A red crab trying to crack open a mussel at a newly discovered natural gas seep off the coast of Virginia.
On the seafloor just off of the U.S. East Coast lies a barely known world, explorations of which bring continual surprises. As recently as the mid-2000s, practically zero methane seeps — spots on the seafloor where gas leaks from the Earth's crust — were thought to exist off the East Coast; while one had been reported more than a decade ago, it was thought to be one of a kind.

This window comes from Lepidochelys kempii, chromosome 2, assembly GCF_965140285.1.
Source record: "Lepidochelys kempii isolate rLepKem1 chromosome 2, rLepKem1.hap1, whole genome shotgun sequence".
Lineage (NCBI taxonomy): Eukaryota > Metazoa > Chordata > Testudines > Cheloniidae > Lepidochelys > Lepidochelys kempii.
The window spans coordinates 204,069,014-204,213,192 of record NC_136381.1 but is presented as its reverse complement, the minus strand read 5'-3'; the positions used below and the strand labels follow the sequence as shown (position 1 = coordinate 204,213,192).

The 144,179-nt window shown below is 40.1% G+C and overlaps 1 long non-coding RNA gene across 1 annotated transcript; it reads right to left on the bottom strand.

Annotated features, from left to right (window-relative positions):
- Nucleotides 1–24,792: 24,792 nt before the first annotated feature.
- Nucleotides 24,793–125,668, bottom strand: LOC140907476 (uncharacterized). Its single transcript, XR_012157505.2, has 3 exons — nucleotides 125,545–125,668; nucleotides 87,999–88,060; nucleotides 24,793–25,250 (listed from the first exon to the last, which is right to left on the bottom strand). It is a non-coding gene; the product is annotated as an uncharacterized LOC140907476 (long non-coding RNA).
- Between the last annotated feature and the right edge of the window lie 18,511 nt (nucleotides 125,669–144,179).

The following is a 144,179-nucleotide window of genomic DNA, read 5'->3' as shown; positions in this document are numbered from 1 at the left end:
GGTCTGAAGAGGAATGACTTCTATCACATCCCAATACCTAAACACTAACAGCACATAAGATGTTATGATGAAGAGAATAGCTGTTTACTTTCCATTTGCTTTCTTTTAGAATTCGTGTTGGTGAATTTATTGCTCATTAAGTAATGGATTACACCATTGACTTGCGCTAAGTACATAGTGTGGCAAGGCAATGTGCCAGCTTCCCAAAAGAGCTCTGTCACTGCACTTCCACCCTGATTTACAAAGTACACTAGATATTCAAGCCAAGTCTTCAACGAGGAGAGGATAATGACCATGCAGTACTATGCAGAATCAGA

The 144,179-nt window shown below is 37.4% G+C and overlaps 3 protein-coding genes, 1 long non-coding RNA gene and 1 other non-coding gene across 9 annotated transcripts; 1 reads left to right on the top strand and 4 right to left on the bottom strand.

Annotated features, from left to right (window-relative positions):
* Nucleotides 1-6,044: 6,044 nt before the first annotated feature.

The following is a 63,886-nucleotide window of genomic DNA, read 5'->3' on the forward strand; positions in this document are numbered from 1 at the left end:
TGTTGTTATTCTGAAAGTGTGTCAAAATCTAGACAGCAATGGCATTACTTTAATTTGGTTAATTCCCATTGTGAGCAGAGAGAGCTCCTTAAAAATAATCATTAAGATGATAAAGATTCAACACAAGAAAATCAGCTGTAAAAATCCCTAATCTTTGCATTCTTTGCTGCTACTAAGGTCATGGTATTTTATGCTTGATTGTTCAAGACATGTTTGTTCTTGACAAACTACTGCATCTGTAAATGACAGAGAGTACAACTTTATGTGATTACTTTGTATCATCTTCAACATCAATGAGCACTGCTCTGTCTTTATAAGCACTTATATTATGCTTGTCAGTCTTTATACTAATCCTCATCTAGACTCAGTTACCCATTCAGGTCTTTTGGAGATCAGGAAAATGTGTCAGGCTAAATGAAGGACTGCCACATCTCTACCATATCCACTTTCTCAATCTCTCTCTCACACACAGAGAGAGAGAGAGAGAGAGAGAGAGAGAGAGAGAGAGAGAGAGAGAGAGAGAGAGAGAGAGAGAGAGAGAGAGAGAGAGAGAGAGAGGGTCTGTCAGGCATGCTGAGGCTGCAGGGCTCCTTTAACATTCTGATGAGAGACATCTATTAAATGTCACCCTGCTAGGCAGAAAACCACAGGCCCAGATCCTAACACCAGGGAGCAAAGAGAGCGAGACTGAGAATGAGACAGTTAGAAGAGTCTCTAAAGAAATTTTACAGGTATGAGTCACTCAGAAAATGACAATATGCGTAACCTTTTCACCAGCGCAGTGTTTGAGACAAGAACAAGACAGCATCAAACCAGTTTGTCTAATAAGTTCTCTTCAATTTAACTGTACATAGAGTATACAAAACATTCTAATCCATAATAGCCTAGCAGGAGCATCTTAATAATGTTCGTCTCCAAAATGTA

But in the past two years, additional studies have revealed a host of new areas of seafloor rich in seeps, said Laura Brothers, a research geologist at the U.S. Geological Survey. And surrounding these seafloor vents, scientists have found a variety of unique life forms, like mussels and crabs, that survive via symbiotic relationships with methane-eating bacteria, Brothers told LiveScience's OurAmazingPlanet. New technologies have allowed scientists to keep locating new seeps, including one that may be the largest in the world. The findings have changed geologists' understanding of the processes taking place beneath the seafloor.
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